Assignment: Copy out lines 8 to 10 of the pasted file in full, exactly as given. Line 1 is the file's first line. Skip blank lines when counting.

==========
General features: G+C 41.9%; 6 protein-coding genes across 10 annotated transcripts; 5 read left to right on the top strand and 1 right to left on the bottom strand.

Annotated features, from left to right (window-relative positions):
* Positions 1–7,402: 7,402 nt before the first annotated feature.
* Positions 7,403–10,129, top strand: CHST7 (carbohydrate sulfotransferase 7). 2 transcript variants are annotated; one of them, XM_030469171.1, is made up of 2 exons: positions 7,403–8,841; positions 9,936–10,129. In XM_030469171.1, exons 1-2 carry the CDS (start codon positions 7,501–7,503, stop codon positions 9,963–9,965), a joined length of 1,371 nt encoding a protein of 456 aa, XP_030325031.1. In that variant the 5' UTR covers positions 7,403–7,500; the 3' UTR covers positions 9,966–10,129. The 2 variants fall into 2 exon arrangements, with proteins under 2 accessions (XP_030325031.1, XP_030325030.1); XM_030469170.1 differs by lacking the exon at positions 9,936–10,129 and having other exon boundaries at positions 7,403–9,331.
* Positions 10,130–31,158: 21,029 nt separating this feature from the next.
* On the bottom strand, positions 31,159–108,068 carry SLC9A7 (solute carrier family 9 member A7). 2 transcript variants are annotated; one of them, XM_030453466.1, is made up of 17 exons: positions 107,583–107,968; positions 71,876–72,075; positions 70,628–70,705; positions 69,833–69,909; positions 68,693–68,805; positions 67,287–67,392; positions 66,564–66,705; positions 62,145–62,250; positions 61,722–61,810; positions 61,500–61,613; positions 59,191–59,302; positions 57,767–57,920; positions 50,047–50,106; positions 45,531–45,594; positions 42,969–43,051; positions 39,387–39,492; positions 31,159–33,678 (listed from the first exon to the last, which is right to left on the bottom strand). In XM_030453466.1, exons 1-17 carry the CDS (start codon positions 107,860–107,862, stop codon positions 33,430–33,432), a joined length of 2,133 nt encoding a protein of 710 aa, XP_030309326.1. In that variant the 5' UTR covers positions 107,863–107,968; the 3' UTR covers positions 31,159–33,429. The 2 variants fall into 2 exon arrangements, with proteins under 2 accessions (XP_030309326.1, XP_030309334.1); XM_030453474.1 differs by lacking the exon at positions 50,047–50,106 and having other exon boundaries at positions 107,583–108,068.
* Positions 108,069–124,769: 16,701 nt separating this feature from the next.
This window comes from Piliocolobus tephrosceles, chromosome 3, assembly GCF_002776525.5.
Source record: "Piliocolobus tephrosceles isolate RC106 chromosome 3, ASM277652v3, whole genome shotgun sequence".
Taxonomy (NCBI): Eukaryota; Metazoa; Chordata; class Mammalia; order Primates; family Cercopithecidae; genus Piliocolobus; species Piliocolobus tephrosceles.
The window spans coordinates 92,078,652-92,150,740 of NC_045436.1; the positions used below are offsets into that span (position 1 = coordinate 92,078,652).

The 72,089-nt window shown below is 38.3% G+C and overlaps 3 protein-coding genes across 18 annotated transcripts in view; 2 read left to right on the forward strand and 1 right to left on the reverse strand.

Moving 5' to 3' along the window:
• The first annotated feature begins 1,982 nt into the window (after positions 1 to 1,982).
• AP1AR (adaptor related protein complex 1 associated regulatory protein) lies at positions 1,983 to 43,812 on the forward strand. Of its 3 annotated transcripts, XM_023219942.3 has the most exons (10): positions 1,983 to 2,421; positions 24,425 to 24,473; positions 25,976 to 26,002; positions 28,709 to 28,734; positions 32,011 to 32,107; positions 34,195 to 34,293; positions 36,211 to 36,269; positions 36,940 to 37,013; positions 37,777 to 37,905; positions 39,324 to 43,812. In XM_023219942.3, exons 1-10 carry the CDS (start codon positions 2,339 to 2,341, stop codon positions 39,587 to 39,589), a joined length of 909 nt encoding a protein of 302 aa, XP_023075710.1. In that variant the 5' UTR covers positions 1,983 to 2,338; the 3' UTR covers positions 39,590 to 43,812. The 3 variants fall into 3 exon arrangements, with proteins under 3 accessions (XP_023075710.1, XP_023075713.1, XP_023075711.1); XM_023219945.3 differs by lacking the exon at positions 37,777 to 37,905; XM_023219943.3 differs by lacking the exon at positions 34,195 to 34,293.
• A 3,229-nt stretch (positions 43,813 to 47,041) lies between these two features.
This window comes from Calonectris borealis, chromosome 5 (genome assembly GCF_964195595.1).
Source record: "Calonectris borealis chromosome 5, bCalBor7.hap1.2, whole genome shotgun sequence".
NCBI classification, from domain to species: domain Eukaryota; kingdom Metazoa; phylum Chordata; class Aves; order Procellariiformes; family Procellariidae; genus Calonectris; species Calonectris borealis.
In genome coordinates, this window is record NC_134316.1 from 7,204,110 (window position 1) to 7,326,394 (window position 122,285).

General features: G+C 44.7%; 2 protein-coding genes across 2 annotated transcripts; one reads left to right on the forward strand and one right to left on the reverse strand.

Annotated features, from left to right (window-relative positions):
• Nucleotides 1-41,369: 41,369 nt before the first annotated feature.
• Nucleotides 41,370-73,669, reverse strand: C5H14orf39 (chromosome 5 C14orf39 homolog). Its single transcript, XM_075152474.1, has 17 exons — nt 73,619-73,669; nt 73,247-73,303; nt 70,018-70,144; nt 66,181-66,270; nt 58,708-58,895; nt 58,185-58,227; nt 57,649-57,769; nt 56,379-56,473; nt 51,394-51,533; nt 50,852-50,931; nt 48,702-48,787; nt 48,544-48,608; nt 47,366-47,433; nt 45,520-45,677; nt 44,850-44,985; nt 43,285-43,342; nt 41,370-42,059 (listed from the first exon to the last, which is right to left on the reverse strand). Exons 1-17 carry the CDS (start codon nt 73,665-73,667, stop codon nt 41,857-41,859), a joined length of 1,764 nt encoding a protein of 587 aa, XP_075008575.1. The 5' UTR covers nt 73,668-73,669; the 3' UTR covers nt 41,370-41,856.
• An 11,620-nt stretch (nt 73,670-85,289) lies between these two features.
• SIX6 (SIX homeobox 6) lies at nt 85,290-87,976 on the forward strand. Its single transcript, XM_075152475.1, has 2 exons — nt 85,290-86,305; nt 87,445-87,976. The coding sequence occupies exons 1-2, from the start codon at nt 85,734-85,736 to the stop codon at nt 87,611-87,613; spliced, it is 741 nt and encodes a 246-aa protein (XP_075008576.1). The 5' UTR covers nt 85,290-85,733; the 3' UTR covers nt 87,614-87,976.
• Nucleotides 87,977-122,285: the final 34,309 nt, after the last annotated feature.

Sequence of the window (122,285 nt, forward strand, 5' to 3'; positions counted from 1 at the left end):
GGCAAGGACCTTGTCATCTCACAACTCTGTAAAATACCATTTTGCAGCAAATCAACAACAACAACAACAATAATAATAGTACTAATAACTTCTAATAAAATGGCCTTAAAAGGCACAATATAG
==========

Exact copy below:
This window comes from Piliocolobus tephrosceles, chromosome 3, assembly GCF_002776525.5.
Source record: "Piliocolobus tephrosceles isolate RC106 chromosome 3, ASM277652v3, whole genome shotgun sequence".
Taxonomy (NCBI): Eukaryota; Metazoa; Chordata; class Mammalia; order Primates; family Cercopithecidae; genus Piliocolobus; species Piliocolobus tephrosceles.